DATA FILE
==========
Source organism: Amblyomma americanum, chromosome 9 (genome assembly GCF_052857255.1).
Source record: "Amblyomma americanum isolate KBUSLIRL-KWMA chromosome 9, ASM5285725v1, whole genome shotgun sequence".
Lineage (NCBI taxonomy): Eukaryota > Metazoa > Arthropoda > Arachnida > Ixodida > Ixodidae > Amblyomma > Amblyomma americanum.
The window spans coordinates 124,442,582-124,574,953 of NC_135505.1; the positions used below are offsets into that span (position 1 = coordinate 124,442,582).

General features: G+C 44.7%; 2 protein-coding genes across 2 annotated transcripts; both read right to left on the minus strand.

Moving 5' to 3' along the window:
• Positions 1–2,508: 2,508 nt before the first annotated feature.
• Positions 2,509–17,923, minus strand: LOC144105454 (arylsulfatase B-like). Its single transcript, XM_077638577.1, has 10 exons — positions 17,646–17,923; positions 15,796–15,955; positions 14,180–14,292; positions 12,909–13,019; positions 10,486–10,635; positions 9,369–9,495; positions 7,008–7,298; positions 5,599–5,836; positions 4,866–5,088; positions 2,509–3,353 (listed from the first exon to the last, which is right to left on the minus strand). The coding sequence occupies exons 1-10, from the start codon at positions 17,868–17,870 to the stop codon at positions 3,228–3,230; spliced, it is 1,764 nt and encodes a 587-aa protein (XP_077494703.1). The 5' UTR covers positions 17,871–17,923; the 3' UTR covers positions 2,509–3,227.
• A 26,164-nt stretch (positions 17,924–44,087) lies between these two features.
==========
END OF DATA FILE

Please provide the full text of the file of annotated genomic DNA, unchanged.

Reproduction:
Source organism: Amblyomma americanum, chromosome 9 (genome assembly GCF_052857255.1).
Source record: "Amblyomma americanum isolate KBUSLIRL-KWMA chromosome 9, ASM5285725v1, whole genome shotgun sequence".
Lineage (NCBI taxonomy): Eukaryota > Metazoa > Arthropoda > Arachnida > Ixodida > Ixodidae > Amblyomma > Amblyomma americanum.
The window spans coordinates 124,442,582-124,574,953 of NC_135505.1; the positions used below are offsets into that span (position 1 = coordinate 124,442,582).

General features: G+C 44.7%; 2 protein-coding genes across 2 annotated transcripts; both read right to left on the minus strand.

Moving 5' to 3' along the window:
• Positions 1–2,508: 2,508 nt before the first annotated feature.
• Positions 2,509–17,923, minus strand: LOC144105454 (arylsulfatase B-like). Its single transcript, XM_077638577.1, has 10 exons — positions 17,646–17,923; positions 15,796–15,955; positions 14,180–14,292; positions 12,909–13,019; positions 10,486–10,635; positions 9,369–9,495; positions 7,008–7,298; positions 5,599–5,836; positions 4,866–5,088; positions 2,509–3,353 (listed from the first exon to the last, which is right to left on the minus strand). The coding sequence occupies exons 1-10, from the start codon at positions 17,868–17,870 to the stop codon at positions 3,228–3,230; spliced, it is 1,764 nt and encodes a 587-aa protein (XP_077494703.1). The 5' UTR covers positions 17,871–17,923; the 3' UTR covers positions 2,509–3,227.
• A 26,164-nt stretch (positions 17,924–44,087) lies between these two features.